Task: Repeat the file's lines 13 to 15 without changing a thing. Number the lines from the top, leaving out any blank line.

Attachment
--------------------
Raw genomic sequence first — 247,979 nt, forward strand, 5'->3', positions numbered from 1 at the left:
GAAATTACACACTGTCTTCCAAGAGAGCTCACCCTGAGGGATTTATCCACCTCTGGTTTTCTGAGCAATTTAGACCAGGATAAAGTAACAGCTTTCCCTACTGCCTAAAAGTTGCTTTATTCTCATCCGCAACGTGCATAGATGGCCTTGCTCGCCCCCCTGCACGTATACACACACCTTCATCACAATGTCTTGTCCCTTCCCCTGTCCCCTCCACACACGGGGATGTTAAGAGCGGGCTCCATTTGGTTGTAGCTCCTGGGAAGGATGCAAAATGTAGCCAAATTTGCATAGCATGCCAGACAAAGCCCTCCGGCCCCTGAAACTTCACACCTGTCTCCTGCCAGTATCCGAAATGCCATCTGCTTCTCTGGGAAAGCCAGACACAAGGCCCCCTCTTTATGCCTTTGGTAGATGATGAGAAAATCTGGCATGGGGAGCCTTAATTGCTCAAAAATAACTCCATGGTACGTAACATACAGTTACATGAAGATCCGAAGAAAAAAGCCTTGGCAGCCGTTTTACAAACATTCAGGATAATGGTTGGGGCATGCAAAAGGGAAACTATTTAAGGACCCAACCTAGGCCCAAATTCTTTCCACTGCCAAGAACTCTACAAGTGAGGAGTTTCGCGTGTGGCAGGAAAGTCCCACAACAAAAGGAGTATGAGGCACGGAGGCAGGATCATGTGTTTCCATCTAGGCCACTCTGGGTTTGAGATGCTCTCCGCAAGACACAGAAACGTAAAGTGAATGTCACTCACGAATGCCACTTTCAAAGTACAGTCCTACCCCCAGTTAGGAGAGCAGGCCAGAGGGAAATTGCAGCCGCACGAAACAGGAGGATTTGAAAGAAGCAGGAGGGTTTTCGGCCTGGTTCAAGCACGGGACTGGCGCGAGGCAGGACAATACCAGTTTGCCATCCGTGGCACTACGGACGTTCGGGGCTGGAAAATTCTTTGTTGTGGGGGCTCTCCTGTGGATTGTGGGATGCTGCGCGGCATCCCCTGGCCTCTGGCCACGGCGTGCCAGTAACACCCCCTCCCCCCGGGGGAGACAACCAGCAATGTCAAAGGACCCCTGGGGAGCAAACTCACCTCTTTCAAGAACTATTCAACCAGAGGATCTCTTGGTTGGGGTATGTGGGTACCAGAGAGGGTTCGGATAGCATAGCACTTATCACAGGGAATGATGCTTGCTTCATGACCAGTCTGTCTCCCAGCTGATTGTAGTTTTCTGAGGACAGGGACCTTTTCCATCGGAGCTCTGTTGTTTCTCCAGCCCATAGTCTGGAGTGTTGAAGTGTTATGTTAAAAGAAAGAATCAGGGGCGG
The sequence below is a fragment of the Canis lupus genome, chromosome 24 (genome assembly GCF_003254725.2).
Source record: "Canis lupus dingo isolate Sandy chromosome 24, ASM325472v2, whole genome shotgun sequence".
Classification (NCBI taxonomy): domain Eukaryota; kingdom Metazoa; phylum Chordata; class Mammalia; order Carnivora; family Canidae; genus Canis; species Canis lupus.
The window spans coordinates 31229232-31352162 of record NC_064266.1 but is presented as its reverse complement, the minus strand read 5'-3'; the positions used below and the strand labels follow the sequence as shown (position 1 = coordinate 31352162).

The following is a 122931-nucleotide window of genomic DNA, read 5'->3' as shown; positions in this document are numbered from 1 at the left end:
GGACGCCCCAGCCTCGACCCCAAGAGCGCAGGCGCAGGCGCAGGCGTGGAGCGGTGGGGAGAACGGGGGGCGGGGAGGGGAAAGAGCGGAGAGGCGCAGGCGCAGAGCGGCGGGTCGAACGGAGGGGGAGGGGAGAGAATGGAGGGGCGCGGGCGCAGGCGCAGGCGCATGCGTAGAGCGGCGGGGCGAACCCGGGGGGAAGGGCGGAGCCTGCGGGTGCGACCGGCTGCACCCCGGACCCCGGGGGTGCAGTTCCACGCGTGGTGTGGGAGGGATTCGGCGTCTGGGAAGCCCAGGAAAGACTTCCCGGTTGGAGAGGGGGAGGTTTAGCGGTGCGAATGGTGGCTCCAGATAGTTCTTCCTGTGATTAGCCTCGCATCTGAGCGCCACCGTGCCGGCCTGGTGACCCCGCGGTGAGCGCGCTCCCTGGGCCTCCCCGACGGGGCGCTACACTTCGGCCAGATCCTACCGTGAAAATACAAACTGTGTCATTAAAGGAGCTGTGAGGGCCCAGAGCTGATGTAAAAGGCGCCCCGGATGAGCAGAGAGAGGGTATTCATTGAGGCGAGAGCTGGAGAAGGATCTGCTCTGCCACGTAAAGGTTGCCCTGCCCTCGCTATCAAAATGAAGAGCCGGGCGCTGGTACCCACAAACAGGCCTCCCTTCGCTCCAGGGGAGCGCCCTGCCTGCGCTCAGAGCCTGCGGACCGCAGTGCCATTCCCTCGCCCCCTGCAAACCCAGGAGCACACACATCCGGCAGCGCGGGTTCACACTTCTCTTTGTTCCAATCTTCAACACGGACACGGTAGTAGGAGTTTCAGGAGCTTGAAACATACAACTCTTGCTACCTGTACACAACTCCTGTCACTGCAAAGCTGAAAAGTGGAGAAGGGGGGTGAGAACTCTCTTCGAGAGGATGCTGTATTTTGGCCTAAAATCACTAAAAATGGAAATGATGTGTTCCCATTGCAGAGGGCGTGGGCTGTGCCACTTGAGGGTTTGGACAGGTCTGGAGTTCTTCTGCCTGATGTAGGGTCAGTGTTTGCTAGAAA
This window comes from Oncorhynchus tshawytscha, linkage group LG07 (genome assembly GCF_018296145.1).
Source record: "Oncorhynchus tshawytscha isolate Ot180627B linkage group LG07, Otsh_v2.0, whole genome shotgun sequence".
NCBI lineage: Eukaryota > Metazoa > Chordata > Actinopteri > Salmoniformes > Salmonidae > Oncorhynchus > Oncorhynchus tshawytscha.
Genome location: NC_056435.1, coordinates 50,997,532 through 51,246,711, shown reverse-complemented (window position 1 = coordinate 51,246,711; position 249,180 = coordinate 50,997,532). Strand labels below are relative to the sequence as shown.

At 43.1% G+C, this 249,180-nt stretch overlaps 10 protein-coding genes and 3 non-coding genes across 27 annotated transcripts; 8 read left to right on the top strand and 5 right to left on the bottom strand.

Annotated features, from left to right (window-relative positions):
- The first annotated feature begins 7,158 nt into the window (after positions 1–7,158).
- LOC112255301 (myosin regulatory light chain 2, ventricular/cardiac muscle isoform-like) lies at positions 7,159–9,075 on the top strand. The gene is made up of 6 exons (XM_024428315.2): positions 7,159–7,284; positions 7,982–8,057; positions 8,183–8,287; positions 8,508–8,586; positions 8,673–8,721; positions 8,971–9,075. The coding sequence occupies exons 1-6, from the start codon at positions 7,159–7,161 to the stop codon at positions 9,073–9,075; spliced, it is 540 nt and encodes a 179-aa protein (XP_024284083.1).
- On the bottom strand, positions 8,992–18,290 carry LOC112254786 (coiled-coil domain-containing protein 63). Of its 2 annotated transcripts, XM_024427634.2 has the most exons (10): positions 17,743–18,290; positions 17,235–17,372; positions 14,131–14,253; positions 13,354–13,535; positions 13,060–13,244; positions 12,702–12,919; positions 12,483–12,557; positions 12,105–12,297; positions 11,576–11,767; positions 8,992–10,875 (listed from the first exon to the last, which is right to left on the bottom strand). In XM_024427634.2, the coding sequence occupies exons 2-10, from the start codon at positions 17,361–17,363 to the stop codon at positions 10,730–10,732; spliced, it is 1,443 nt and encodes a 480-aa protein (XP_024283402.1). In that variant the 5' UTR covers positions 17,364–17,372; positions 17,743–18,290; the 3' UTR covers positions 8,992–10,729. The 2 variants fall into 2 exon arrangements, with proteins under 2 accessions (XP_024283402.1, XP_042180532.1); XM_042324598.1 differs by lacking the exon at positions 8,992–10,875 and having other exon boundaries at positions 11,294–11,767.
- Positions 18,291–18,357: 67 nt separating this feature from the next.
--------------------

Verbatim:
At 43.1% G+C, this 249,180-nt stretch overlaps 10 protein-coding genes and 3 non-coding genes across 27 annotated transcripts; 8 read left to right on the top strand and 5 right to left on the bottom strand.

Annotated features, from left to right (window-relative positions):
- The first annotated feature begins 7,158 nt into the window (after positions 1–7,158).